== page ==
Question: tools for business apps development

Robert M. Emmons RobMEmmons at cs.com
Tue Sep 7 01:22:08 CEST 2004


> It will run in Windows, but it's supposed to be multiplatform -
> whatever it means nowadays :-) My friend is toying with the idea to
> turn his company into a full Linux based shop.

One stratagy to move to Linux:  Move to the web, avoid VB -- use Java 
instead, don't use MS Office -- use OpenOffice.  This is probably the 
most conservative approach.  It's hard to see how anyone can be scared 
of that approach.

Again -- I not encouraging Java because it's not open source, but it 
does have Linux support and is commerical with some free tools and it is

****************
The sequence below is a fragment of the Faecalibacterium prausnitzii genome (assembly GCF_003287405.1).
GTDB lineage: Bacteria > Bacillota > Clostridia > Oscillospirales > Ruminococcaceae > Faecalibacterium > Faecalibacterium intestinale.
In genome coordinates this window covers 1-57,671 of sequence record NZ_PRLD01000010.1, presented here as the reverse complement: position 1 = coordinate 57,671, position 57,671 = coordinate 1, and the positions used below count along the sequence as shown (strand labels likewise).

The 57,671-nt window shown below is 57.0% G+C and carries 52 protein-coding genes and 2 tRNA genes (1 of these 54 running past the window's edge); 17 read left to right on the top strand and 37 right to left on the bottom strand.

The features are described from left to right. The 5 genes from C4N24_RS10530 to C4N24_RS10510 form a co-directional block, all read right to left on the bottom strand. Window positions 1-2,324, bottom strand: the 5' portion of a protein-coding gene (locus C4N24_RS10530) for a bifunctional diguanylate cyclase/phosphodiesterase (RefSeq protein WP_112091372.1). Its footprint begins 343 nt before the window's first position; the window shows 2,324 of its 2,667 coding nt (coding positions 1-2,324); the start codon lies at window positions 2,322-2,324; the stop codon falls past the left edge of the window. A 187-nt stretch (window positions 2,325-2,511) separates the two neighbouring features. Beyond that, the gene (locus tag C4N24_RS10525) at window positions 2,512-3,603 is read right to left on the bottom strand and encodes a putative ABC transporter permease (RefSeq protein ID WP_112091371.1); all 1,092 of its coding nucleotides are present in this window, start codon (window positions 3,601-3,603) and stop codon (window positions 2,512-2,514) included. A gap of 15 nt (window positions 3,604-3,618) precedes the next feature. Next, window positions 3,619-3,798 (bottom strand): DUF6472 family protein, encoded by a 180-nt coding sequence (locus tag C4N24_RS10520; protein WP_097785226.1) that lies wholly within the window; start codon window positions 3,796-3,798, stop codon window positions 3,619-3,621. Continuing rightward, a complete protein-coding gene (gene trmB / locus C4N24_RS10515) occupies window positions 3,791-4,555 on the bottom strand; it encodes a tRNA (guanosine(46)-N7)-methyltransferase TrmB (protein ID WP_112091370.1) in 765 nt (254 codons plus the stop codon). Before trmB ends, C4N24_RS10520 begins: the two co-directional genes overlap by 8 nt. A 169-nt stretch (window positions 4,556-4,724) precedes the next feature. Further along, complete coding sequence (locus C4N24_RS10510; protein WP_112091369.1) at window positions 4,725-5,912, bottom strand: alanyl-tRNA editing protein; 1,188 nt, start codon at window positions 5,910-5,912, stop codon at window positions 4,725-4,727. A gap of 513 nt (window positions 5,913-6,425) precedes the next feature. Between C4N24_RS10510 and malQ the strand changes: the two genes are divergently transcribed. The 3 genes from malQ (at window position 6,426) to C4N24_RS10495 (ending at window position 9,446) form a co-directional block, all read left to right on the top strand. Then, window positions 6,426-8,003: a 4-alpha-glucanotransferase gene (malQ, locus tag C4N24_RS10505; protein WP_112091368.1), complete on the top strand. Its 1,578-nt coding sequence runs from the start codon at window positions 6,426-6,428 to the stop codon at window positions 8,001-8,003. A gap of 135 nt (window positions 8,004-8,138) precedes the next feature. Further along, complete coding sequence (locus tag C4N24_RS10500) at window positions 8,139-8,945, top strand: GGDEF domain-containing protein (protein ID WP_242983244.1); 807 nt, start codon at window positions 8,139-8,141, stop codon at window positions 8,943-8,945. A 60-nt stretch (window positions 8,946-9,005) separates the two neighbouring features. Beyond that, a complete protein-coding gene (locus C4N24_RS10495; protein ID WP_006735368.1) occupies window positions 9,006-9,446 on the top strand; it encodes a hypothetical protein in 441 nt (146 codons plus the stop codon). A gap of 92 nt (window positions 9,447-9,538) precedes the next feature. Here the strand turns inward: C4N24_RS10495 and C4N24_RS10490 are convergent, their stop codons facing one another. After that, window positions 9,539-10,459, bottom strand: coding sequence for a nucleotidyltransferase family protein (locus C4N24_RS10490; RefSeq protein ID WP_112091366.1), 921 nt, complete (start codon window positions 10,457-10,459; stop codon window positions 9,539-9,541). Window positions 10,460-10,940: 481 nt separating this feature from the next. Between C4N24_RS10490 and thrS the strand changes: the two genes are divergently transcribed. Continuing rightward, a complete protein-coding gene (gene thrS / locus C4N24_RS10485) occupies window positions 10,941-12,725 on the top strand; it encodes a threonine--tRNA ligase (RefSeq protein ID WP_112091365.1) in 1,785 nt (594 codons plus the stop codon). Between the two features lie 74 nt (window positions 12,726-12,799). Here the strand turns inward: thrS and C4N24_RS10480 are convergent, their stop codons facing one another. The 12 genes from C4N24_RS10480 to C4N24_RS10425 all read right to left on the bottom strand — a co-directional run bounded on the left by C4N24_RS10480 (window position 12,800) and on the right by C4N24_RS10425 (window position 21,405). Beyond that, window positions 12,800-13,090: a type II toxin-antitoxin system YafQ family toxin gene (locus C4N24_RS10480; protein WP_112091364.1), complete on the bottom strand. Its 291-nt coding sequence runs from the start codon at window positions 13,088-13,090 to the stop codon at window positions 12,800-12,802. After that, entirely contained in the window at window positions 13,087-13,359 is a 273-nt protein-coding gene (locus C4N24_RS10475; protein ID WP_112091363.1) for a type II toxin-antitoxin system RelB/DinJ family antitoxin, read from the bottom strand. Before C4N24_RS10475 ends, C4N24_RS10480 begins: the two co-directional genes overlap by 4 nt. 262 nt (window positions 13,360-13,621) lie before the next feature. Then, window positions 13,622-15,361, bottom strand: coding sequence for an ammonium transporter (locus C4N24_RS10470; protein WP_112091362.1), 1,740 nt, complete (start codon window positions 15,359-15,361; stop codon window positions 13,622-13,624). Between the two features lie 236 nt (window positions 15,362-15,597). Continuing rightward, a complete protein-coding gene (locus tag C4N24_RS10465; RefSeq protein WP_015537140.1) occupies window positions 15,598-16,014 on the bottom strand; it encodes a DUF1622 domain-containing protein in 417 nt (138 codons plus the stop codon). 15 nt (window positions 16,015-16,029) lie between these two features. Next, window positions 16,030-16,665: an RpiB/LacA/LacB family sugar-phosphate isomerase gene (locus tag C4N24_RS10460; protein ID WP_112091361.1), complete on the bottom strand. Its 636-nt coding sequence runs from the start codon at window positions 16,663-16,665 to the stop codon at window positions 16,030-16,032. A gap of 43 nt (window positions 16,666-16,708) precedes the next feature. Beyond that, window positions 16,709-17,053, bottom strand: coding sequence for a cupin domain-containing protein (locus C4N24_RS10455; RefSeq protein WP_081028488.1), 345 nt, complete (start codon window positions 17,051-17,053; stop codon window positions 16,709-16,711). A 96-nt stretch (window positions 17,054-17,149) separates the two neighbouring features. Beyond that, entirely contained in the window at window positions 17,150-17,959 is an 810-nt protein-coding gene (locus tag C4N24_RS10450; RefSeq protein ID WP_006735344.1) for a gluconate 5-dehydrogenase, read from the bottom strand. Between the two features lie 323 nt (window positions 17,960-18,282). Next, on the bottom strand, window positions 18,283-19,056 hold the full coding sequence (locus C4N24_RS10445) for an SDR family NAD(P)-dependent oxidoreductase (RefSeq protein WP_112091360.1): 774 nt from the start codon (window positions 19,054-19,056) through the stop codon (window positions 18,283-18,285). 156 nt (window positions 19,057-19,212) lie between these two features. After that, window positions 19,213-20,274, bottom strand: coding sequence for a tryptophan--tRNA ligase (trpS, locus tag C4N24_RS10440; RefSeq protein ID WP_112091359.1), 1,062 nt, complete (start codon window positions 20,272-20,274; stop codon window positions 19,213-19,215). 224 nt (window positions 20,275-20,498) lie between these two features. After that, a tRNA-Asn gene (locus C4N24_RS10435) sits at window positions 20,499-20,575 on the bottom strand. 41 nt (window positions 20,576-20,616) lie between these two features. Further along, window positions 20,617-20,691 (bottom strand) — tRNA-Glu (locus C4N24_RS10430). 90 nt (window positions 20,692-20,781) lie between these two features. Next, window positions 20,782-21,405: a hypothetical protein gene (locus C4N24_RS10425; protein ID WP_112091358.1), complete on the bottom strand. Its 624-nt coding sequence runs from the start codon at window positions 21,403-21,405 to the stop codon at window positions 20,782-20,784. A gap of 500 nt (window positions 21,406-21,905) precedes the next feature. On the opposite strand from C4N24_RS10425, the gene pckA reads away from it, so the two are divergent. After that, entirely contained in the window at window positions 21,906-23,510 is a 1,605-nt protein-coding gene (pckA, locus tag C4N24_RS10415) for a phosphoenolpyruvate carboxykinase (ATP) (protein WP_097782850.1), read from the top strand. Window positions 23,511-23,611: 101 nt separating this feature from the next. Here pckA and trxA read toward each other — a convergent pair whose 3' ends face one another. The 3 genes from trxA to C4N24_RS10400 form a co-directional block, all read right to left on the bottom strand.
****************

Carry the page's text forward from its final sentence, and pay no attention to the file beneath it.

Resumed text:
probalby a more conservative choice than python -- though python is way 
cool and I like python myself.  People also say good things about QT 
development environment -- but again that's commerical -- and I don't 
know what it has for python support.

> And web-based apps are thought to be limited, not interactive
> or responsive enough for the job (the dependence on heavy Javascript
> programming doesn't help it either).

I believe this is why XUL exists -- to give web based apps a local 
applicaiton look and feel.

> And I'm not inclined to
> study XUL just to do it, but I can change my mind. I don't feel
> comfortable to use a browser extension to write a full fledged app --
> it may be a prejudice of mine (I don't like browser-based Java apps,
> either, although its a completely different beast), and a little
> reading may help to dispell it.

Yes I have that concern -- but I've not tried it and don't know either 
way.  The Active State IDE is writen this way, so there is one example.

Rob




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